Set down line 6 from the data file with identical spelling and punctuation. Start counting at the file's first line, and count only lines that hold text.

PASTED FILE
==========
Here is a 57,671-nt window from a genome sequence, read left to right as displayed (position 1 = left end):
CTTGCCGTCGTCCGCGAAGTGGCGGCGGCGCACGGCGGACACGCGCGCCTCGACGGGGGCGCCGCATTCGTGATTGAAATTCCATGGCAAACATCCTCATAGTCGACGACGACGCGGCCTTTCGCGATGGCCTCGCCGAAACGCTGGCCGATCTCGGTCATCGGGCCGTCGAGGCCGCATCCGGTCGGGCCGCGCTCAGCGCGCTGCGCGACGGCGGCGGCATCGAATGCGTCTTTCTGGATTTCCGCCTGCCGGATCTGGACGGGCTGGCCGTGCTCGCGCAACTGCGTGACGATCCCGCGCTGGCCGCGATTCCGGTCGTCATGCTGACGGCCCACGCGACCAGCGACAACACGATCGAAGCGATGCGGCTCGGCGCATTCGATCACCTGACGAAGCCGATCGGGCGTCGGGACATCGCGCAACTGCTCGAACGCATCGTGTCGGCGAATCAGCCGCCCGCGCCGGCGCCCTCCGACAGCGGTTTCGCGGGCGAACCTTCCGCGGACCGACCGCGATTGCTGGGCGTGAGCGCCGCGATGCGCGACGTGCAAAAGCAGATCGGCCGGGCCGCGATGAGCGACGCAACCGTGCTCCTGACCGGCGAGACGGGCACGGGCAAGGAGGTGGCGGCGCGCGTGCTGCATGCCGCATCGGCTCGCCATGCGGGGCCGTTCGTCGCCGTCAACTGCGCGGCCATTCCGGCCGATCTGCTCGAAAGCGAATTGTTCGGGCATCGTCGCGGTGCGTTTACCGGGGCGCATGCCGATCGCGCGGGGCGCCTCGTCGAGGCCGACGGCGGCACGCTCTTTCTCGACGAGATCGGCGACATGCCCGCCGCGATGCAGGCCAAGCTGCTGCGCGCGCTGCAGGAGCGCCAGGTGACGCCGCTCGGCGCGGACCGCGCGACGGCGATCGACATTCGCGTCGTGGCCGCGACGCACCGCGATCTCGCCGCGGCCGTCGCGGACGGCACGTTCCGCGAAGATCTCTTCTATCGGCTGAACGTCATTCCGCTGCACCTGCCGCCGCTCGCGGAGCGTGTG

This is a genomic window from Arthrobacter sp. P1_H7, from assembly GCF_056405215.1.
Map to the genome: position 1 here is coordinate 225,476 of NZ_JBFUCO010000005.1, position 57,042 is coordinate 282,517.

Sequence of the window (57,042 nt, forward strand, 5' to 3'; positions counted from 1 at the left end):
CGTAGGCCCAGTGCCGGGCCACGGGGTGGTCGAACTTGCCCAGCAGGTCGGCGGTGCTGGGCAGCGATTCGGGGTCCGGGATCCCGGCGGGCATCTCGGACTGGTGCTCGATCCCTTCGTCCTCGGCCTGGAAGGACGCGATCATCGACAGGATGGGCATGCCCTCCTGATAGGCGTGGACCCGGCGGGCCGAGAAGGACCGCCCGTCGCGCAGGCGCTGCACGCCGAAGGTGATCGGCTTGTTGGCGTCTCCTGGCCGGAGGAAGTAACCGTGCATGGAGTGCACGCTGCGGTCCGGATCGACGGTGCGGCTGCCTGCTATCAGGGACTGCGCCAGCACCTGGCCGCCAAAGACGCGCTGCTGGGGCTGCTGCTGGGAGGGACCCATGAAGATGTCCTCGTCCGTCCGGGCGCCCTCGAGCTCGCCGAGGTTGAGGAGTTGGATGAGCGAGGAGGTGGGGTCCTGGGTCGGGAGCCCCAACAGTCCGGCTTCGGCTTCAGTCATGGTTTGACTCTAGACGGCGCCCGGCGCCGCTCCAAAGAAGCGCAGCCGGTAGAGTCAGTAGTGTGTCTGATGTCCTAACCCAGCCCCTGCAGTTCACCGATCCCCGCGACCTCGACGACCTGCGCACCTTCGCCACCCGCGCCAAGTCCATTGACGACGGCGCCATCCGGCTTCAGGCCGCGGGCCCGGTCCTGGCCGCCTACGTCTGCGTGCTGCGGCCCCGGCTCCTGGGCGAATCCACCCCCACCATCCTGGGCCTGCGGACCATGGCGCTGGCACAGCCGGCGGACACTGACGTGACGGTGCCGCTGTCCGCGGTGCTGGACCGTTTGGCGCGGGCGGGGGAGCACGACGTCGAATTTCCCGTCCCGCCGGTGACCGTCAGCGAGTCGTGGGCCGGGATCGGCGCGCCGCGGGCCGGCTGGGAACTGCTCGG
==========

CGTAGGCCCAGTGCCGGGCCACGGGGTGGTCGAACTTGCCCAGCAGGTCGGCGGTGCTGGGCAGCGATTCGGGGTCCGGGATCCCGGCGGGCATCTCGGACTGGTGCTCGATCCCTTCGTCCTCGGCCTGGAAGGACGCGATCATCGACAGGATGGGCATGCCCTCCTGATAGGCGTGGACCCGGCGGGCCGAGAAGGACCGCCCGTCGCGCAGGCGCTGCACGCCGAAGGTGATCGGCTTGTTGGCGTCTCCTGGCCGGAGGAAGTAACCGTGCATGGAGTGCACGCTGCGGTCCGGATCGACGGTGCGGCTGCCTGCTATCAGGGACTGCGCCAGCACCTGGCCGCCAAAGACGCGCTGCTGGGGCTGCTGCTGGGAGGGACCCATGAAGATGTCCTCGTCCGTCCGGGCGCCCTCGAGCTCGCCGAGGTTGAGGAGTTGGATGAGCGAGGAGGTGGGGTCCTGGGTCGGGAGCCCCAACAGTCCGGCTTCGGCTTCAGTCATGGTTTGACTCTAGACGGCGCCCGGCGCCGCTCCAAAGAAGCGCAGCCGGTAGAGTCAGTAGTGTGTCTGATGTCCTAACCCAGCCCCTGCAGTTCACCGATCCCCGCGACCTCGACGACCTGCGCACCTTCGCCACCCGCGCCAAGTCCATTGACGACGGCGCCATCCGGCTTCAGGCCGCGGGCCCGGTCCTGGCCGCCTACGTCTGCGTGCTGCGGCCCCGGCTCCTGGGCGAATCCACCCCCACCATCCTGGGCCTGCGGACCATGGCGCTGGCACAGCCGGCGGACACTGACGTGACGGTGCCGCTGTCCGCGGTGCTGGACCGTTTGGCGCGGGCGGGGGAGCACGACGTCGAATTTCCCGTCCCGCCGGTGACCGTCAGCGAGTCGTGGGCCGGGATCGGCGCGCCGCGGGCCGGCTGGGAACTGCTCGG